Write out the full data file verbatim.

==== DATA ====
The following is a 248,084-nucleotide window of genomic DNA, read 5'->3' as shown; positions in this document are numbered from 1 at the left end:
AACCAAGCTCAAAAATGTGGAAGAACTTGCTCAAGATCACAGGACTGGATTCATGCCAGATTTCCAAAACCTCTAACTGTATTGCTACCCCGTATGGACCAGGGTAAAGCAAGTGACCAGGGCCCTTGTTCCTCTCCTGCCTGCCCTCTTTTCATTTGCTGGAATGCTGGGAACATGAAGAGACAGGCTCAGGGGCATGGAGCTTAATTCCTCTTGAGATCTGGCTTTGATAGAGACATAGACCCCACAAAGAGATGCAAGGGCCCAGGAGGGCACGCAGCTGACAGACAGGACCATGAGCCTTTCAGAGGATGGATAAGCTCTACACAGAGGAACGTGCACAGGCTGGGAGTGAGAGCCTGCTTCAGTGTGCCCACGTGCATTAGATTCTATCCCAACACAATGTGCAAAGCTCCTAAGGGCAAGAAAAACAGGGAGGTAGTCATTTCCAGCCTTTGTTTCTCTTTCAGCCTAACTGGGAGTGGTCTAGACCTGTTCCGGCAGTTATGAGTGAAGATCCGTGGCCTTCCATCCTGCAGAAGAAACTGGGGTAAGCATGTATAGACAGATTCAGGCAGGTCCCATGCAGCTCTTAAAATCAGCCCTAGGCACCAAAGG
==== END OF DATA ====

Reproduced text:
The following is a 248,084-nucleotide window of genomic DNA, read 5'->3' as shown; positions in this document are numbered from 1 at the left end:
AACCAAGCTCAAAAATGTGGAAGAACTTGCTCAAGATCACAGGACTGGATTCATGCCAGATTTCCAAAACCTCTAACTGTATTGCTACCCCGTATGGACCAGGGTAAAGCAAGTGACCAGGGCCCTTGTTCCTCTCCTGCCTGCCCTCTTTTCATTTGCTGGAATGCTGGGAACATGAAGAGACAGGCTCAGGGGCATGGAGCTTAATTCCTCTTGAGATCTGGCTTTGATAGAGACATAGACCCCACAAAGAGATGCAAGGGCCCAGGAGGGCACGCAGCTGACAGACAGGACCATGAGCCTTTCAGAGGATGGATAAGCTCTACACAGAGGAACGTGCACAGGCTGGGAGTGAGAGCCTGCTTCAGTGTGCCCACGTGCATTAGATTCTATCCCAACACAATGTGCAAAGCTCCTAAGGGCAAGAAAAACAGGGAGGTAGTCATTTCCAGCCTTTGTTTCTCTTTCAGCCTAACTGGGAGTGGTCTAGACCTGTTCCGGCAGTTATGAGTGAAGATCCGTGGCCTTCCATCCTGCAGAAGAAACTGGGGTAAGCATGTATAGACAGATTCAGGCAGGTCCCATGCAGCTCTTAAAATCAGCCCTAGGCACCAAAGG